Abigail Tarttelin: ‘An Eye For an Eye Makes the Whole World Blind’
In Conversation with Brad Listi on Otherppl
Abigail Tarttelin is the guest. Her new novel, Dead Girls, is available from Rare Bird Books. It was the official November pick of The Nervous Breakdown Book Club. This is Abigail’s second time on the program. She first appeared in Episode 194 on July 28, 2013.
Tarttelin is also the author of Golden Boy, “a grippingly innovative” coming-of-age novel with a “radical non-binary, pro-intersex message” (Autostraddle). Golden Boy is the winner of an Alex Award from the American Library Association, a LAMBDA Literary Award Finalist for Best LGBT Debut, a Booklist Top Ten First Novel of 2013, a School Library Journal Best Book of 2013, and is published in eight languages.
From the episode:
Abigail Tarttelin: I think an eye for an eye makes the whole world blind. It’s really hard to get there emotionally as a human being when you’ve been wronged. … These crimes that are so horrifying, that you feel really emotional about them, and your response is childish in a way. I used to have this Instagram name @CivilizedAnimal because we’re all animals, and that’s how we instinctively react. To order to live in a civilized society, you have to change your behavior. We’re not instinctively civilized. This is something that we decided to be.
In a civilization, what you do is you think, what’s best for the civilization? You can’t take an eye for an eye. You have to think, what’s a productive way to deal with a criminal? Obviously, it’s to put them in a cell, give them access to an education, and send them away to give back.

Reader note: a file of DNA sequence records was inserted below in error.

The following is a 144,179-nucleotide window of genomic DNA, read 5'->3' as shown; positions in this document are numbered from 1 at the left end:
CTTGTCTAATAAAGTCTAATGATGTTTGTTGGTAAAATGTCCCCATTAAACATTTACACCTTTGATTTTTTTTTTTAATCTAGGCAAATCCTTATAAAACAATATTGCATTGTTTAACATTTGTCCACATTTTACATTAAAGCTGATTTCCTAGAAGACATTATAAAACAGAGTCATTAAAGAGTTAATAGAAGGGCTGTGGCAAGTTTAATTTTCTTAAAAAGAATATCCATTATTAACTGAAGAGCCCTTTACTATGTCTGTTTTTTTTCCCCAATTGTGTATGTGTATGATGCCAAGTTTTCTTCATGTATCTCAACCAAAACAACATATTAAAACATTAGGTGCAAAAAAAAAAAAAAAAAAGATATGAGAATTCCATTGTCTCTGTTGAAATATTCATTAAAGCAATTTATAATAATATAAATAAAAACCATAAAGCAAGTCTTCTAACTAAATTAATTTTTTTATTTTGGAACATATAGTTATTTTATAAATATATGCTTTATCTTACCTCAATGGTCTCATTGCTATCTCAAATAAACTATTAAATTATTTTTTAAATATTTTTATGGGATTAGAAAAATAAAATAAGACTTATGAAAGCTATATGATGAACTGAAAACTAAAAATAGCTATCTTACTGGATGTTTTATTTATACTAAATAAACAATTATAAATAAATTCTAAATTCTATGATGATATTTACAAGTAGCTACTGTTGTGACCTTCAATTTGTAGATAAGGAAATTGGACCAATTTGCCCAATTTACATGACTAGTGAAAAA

Brad Listi: I think most people, to a lesser extent, are redeemable. You may have to do some more work with some than others to get them to a place where they can cope emotionally and function, but what are the alternatives, right? If you leave them in a cell to think it over, it’s likely not going to fix itself.
Abigail: It’s not very compassionate either. Most crime isn’t this extremely violent crime … I’ve never committed such a crime, but I had a really good upbringing and a great family. I feel very supported. Most people who end up in prison weren’t supported and didn’t have a great family.
Abigail: I’m really obsessed with authenticity, in life and in books. I want to be as authentic as possible when I’m talking about something. I really didn’t feel that I could talk about boys and girls growing up today. Social media has changed people’s landscapes so much. I have teenage cousins—I am the oldest grandchild on my dad’s side—so I have cousins that are twenty-two down to fifteen, and some of their experiences are similar to mine. But I can’t imagine growing up with social media, so I set the book in 1999. I don’t want to speak for girls who are girls today. I want to encourage them to speak for themselves. This is about my girlhood, and I hope it will encourage others to consider their own eleven-year-old selves as worthy protagonists of dramatic horror stories where she is the captain of her own ship.
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